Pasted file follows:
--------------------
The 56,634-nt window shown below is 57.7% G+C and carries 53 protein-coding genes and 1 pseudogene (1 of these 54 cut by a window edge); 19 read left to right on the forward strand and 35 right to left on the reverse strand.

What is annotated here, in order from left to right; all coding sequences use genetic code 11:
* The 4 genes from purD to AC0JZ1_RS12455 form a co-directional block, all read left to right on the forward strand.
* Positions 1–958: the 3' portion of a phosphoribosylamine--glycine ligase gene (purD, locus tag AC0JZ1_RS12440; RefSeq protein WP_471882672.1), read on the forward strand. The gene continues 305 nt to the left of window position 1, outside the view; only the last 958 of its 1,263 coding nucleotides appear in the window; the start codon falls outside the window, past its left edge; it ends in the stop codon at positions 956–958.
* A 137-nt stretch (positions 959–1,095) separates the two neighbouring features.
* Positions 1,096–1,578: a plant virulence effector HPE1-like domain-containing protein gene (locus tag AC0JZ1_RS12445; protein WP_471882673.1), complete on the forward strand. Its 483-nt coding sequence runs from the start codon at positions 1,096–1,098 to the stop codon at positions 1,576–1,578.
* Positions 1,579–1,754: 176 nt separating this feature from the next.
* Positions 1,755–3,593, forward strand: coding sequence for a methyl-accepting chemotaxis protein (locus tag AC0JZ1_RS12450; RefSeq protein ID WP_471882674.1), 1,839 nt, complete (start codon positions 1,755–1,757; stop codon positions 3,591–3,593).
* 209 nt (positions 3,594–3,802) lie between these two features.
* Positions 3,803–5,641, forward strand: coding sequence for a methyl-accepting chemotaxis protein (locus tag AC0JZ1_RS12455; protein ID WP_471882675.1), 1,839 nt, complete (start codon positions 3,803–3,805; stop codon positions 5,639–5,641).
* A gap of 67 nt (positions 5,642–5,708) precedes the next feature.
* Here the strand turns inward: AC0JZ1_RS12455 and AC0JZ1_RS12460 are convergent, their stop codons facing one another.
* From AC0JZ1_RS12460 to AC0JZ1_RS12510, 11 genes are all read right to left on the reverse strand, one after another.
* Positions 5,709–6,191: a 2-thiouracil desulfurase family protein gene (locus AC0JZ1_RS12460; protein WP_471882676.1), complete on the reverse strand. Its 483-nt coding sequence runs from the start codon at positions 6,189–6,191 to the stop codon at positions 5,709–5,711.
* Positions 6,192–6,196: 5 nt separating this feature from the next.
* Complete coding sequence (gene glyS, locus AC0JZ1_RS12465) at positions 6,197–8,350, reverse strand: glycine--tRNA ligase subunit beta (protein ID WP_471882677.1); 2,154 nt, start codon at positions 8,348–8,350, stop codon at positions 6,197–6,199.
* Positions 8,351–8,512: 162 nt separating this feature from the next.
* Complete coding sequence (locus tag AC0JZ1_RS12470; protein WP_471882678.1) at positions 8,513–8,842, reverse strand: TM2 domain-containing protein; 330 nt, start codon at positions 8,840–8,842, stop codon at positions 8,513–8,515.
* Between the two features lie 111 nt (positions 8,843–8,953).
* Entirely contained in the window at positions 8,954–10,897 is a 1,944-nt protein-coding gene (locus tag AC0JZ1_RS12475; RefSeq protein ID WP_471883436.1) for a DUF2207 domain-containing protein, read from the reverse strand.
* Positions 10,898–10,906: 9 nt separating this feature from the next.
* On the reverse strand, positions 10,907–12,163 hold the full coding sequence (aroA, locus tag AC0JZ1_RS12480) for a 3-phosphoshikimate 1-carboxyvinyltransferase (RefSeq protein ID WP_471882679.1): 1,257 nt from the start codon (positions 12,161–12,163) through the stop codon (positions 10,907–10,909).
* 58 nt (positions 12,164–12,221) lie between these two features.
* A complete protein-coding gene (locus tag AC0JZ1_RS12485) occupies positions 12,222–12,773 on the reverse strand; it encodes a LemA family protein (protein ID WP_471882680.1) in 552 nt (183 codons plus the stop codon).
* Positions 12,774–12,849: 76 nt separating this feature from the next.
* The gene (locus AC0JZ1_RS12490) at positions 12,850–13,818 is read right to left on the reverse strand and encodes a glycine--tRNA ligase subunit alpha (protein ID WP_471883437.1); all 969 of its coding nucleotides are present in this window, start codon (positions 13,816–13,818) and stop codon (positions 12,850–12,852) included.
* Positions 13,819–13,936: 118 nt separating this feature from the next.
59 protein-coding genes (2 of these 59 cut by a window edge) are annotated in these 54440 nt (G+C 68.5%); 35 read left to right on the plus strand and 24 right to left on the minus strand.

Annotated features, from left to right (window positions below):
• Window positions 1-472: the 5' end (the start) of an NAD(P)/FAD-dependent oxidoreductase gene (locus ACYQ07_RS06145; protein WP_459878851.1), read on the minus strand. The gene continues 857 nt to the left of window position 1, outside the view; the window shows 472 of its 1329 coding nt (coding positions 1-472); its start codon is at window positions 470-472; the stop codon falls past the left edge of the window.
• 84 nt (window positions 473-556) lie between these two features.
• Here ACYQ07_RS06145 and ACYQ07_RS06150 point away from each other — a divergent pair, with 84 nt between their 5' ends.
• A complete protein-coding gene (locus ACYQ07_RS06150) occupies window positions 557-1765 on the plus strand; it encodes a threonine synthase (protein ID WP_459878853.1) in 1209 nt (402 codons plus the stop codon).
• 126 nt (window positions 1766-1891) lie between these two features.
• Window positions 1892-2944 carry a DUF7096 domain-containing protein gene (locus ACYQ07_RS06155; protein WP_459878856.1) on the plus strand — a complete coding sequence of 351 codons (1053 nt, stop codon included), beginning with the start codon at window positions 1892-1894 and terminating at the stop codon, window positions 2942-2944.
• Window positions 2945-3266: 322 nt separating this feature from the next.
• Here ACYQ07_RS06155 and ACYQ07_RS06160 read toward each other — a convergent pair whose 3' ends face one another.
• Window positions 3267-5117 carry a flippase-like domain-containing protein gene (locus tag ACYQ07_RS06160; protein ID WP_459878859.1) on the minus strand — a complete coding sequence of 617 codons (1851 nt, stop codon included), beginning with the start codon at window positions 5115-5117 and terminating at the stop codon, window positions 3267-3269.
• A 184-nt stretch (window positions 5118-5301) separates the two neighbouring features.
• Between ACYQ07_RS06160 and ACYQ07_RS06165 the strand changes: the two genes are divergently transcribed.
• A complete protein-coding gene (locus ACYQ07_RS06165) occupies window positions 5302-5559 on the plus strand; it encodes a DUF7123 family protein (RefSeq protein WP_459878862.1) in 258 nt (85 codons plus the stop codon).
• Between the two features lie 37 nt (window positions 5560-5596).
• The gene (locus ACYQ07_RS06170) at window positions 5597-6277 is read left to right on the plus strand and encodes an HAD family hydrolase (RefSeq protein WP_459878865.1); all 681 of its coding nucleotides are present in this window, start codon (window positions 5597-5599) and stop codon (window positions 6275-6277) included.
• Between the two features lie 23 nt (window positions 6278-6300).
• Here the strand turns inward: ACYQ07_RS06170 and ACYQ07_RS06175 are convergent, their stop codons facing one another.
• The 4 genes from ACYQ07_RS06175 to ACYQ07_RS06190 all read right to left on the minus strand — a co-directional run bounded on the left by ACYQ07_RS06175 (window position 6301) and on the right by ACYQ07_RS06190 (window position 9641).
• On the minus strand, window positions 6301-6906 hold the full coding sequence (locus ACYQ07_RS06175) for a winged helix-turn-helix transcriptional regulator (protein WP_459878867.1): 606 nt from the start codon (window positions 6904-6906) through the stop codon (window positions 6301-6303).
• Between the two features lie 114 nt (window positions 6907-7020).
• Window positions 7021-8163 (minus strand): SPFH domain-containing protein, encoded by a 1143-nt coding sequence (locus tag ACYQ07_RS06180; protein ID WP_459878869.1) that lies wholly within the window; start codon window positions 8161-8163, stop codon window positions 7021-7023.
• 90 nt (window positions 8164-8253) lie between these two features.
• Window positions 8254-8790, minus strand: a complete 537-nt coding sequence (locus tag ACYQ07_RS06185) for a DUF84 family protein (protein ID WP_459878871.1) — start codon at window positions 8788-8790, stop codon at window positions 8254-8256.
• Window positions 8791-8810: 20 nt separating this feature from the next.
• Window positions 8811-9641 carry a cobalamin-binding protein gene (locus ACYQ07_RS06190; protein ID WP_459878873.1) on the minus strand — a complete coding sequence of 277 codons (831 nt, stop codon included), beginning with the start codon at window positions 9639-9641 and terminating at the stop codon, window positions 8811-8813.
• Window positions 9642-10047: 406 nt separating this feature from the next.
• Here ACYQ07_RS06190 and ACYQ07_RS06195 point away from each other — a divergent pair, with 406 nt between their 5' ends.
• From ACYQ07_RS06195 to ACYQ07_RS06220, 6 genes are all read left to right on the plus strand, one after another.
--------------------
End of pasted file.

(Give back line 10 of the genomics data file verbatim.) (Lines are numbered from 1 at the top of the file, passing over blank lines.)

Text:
* Positions 3,803–5,641, forward strand: coding sequence for a methyl-accepting chemotaxis protein (locus tag AC0JZ1_RS12455; protein ID WP_471882675.1), 1,839 nt, complete (start codon positions 3,803–3,805; stop codon positions 5,639–5,641).